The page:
by Rob Williams on May 7, 2021 in Graphics & Displays
We took a look at 1080p and 1440p gaming across a wide range of current-gen GPUs a few weeks ago, and now, we’re going to dive back in, but with a focus on 4K and ultrawide (3440×1440). With ten games in-hand, we’re going to explore which cards will deliver the kind of performance you’re looking for with either of these grueling resolutions.
To take a look at GPUs from a power perspective, we’re using UL’s 3DMark Fire Strike 4K stress test, and the PC plugged into a Kill-A-Watt to monitor full system power draw. The PC is left to sit idle for about five minutes, or at least until the PC is idle, at which point that number is recorded. After five minutes of running the Fire Strike test, the load value is recorded (at the same point in the looping test).
Power consumption results from the current crop of cards is pretty interesting to look at, especially in relation to what we’ve seen from both AMD and NVIDIA in the past. For quite some time, AMD had consistently delivered the more power-hungry cards to market (assuming equal performance), but the current generation changes that up.
NVIDIA’s RTX 3090 simply dwarfs the others in terms of power consumption, with the RTX 3080 sitting directly behind it. AMD’s Radeon RX 6900 XT manages to draw less power than the RTX 3080, despite regularly matching or beating its performance. That said, NVIDIA’s advantage is that its extra power draw can deliver industry-leading ray traced performance, and at least with the Founders Edition cards, NVIDIA will likely run a bit cooler despite the increased power gluttony.
As much as it was fun to get all of this testing done at these top-end resolutions, the reality is that preparing GPU performance content nowadays is really hard to get inspired about. It’s challenging to the point that we even questioned whether it was worth doing this testing, because if the majority of our readers can’t even secure one of these GPUs, the article simply has limited use.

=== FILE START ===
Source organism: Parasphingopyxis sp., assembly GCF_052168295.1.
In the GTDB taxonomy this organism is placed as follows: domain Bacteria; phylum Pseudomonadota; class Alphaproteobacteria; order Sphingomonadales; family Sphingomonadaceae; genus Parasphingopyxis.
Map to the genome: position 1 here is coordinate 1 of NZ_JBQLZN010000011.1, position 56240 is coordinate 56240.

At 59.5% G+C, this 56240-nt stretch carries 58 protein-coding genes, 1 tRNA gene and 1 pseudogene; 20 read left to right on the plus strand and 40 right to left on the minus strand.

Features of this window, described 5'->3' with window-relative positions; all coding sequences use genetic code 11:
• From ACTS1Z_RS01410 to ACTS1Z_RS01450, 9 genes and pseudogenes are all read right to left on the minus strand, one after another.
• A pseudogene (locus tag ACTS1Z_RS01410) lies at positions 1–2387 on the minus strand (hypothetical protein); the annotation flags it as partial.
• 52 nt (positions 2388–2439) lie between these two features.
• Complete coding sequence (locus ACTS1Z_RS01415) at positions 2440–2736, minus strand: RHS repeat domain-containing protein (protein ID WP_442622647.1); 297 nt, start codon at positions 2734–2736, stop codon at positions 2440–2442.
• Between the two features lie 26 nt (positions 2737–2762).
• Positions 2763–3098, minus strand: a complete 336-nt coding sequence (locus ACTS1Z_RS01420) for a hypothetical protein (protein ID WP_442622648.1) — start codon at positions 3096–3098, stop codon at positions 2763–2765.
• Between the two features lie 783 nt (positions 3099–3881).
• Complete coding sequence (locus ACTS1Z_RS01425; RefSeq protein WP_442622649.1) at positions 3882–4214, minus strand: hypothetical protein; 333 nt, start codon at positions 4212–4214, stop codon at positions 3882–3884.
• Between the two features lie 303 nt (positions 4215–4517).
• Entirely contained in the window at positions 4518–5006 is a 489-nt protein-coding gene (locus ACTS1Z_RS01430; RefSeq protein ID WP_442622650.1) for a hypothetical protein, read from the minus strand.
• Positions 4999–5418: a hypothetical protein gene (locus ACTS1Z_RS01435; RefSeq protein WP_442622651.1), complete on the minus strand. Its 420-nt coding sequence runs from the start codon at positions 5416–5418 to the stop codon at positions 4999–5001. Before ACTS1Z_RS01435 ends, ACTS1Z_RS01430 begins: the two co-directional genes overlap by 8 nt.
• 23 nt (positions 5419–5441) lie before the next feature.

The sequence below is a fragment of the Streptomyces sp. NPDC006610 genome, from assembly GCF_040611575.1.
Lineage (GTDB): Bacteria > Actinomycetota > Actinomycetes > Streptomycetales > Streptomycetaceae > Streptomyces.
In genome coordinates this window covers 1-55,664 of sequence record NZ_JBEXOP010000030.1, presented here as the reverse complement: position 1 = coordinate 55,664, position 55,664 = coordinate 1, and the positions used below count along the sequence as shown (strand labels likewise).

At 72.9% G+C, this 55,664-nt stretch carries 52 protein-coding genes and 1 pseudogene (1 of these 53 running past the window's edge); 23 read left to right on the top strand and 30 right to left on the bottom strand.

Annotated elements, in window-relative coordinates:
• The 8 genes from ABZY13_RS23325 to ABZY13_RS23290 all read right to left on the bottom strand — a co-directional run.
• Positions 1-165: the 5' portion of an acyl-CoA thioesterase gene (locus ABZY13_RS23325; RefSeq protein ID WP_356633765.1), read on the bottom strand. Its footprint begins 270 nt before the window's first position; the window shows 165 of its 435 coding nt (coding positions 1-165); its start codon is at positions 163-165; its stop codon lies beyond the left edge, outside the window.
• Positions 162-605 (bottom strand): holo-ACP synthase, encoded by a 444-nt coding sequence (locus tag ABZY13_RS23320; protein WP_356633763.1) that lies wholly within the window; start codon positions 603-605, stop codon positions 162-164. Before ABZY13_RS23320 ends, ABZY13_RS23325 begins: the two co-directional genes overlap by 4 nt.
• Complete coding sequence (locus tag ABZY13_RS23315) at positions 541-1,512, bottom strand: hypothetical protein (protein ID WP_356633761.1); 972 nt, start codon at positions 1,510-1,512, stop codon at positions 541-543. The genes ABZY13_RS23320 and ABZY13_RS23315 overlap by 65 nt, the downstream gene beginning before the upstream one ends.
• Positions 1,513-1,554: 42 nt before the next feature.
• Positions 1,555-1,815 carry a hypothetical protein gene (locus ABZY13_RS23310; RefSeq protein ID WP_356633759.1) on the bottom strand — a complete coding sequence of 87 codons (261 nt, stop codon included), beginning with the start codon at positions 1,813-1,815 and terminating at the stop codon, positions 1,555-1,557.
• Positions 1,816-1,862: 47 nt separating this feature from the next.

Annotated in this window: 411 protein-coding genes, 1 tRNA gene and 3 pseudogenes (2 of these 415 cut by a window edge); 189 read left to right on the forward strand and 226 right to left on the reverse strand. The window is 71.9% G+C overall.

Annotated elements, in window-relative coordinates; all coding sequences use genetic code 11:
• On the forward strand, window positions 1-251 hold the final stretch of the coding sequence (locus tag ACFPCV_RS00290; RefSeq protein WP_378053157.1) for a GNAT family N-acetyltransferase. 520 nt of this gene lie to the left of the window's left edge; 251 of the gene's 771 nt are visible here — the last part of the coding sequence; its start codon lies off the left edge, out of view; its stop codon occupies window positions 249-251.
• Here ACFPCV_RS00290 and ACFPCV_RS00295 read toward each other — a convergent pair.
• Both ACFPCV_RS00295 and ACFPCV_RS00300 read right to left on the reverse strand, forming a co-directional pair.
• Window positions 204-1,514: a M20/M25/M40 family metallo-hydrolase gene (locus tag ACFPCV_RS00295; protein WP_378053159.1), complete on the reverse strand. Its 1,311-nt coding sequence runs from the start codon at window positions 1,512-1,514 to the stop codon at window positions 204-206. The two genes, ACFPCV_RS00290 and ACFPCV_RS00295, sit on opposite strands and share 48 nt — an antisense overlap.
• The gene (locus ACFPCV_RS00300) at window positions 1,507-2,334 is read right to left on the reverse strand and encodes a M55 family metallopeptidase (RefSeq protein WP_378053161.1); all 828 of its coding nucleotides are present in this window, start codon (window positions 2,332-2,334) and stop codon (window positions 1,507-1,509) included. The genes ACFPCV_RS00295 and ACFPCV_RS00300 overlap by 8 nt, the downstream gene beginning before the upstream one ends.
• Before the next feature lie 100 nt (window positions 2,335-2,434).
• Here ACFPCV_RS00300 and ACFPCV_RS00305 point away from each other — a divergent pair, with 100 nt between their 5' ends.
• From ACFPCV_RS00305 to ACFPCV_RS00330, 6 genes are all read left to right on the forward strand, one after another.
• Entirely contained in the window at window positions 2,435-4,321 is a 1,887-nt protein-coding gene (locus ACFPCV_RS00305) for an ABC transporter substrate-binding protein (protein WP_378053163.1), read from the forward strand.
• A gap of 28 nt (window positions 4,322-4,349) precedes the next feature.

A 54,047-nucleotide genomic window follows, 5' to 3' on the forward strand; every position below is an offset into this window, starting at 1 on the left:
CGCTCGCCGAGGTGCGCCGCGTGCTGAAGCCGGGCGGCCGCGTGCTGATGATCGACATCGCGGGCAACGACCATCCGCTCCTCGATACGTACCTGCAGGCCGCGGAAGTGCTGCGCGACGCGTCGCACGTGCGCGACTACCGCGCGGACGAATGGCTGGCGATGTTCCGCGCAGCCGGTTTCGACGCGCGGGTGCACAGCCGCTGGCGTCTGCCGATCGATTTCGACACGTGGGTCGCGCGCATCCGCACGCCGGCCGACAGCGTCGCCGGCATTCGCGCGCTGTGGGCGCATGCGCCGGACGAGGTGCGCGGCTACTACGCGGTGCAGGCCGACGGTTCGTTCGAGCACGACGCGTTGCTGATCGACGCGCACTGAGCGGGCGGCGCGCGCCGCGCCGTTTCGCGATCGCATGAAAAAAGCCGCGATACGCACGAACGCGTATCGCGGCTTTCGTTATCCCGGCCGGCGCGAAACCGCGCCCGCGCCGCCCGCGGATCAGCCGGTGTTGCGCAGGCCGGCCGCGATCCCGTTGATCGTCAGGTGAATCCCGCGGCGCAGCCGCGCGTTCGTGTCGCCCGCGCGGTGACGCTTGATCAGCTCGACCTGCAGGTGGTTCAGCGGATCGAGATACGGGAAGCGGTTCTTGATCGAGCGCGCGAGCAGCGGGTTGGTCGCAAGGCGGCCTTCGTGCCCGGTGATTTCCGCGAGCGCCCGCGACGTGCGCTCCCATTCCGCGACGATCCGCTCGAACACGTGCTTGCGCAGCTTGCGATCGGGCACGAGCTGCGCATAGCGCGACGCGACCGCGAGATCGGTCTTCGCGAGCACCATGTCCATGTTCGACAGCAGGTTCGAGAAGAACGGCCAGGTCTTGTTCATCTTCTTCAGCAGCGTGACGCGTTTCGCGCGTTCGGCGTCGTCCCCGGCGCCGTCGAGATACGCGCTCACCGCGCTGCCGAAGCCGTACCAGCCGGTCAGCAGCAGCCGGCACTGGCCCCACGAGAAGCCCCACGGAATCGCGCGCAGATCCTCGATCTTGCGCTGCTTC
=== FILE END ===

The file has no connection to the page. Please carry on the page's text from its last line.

The current state of the GPU market makes us a bit sick, if we’re honest. We hit-up eBay to sanity check some recent pricing, and every single GPU we looked up was being sold for much higher than SRP, in many cases double – even for previously-owned cards.
While chip shortages are apparent all over the industry, hoarder miners have made the situation even worse. It genuinely feels like half of the GPUs that are making it to people’s hands nowadays are not being used for gaming or creation, but mining. Where’s the fun in that? That’s like buying an exotic sports car and running it on a dynamometer all day instead of actually driving it.
That all said, let’s get back on topic here. As you could see across the many different results on the previous page, whether a GPU is going to be well-suited for either ultrawide or 4K resolution is going to depend largely on the game you’re looking at. Titles like Death Stranding and Destiny 2 don’t require powerhouse GPUs to deliver great performance, but others like Borderlands 3 and Watch Dogs Legion can change things up quite dramatically.
If anyone has been struggling to decide between choosing a 4K or ultrawide for their next monitor, the performance differences between the two resolutions seen across all of these test results should provide a good idea of the performance advantage ultrawide has over 4K.
Whether you like the 16:9 nature of 4K or the wider 21:9 with ultrawide is going to depend on your personal taste, but this author has been obsessed with ultrawide for quite a while, having put at least a thousand gaming hours into the likes of Destiny 2, Apex Legends, Tom Clancy’s The Division 2, and even older titles like Sleeping Dogs. Being able to see more of the game world at all times is something that is hard to beat, and when you get better performance at the same time over 4K, it just makes 3440×1440 all the more alluring. Still, we can get why some may prefer a crisper 16:9 (vs. 1440p) with 4K.
And with that, we pretty much covered all that we can here, so if you do manage to find GPUs in stock, hopefully these test results can help you remain confident in your purchase decision. As mentioned before, we have other performance content in the works, including a look at ray traced titles, and also a look at creator tests. Stay tuned.